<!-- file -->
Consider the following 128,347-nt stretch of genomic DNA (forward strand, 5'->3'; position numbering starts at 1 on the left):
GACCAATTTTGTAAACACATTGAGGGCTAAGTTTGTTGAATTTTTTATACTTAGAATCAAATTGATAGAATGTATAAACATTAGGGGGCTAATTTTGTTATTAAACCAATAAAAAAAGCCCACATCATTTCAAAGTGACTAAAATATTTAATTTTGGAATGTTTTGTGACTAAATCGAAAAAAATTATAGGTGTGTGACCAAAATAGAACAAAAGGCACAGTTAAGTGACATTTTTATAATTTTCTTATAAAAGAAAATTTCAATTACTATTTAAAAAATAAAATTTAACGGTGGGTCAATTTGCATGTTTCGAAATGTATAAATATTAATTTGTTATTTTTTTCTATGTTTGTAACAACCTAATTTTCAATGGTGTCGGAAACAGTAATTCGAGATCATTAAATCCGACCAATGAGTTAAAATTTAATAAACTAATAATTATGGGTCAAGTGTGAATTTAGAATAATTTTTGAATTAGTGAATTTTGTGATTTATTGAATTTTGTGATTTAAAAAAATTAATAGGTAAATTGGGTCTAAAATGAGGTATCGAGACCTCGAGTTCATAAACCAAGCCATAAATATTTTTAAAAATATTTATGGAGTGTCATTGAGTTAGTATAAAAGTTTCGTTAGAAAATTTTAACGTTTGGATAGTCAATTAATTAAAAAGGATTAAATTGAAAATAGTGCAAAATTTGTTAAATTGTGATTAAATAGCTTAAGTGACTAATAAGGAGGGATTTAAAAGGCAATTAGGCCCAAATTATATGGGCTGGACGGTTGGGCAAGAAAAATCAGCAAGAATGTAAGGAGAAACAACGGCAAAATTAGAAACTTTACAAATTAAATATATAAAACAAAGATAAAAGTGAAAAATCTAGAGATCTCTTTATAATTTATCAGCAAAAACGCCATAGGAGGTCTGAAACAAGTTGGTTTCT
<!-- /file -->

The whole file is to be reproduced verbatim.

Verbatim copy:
Consider the following 128,347-nt stretch of genomic DNA (forward strand, 5'->3'; position numbering starts at 1 on the left):
GACCAATTTTGTAAACACATTGAGGGCTAAGTTTGTTGAATTTTTTATACTTAGAATCAAATTGATAGAATGTATAAACATTAGGGGGCTAATTTTGTTATTAAACCAATAAAAAAAGCCCACATCATTTCAAAGTGACTAAAATATTTAATTTTGGAATGTTTTGTGACTAAATCGAAAAAAATTATAGGTGTGTGACCAAAATAGAACAAAAGGCACAGTTAAGTGACATTTTTATAATTTTCTTATAAAAGAAAATTTCAATTACTATTTAAAAAATAAAATTTAACGGTGGGTCAATTTGCATGTTTCGAAATGTATAAATATTAATTTGTTATTTTTTTCTATGTTTGTAACAACCTAATTTTCAATGGTGTCGGAAACAGTAATTCGAGATCATTAAATCCGACCAATGAGTTAAAATTTAATAAACTAATAATTATGGGTCAAGTGTGAATTTAGAATAATTTTTGAATTAGTGAATTTTGTGATTTATTGAATTTTGTGATTTAAAAAAATTAATAGGTAAATTGGGTCTAAAATGAGGTATCGAGACCTCGAGTTCATAAACCAAGCCATAAATATTTTTAAAAATATTTATGGAGTGTCATTGAGTTAGTATAAAAGTTTCGTTAGAAAATTTTAACGTTTGGATAGTCAATTAATTAAAAAGGATTAAATTGAAAATAGTGCAAAATTTGTTAAATTGTGATTAAATAGCTTAAGTGACTAATAAGGAGGGATTTAAAAGGCAATTAGGCCCAAATTATATGGGCTGGACGGTTGGGCAAGAAAAATCAGCAAGAATGTAAGGAGAAACAACGGCAAAATTAGAAACTTTACAAATTAAATATATAAAACAAAGATAAAAGTGAAAAATCTAGAGATCTCTTTATAATTTATCAGCAAAAACGCCATAGGAGGTCTGAAACAAGTTGGTTTCT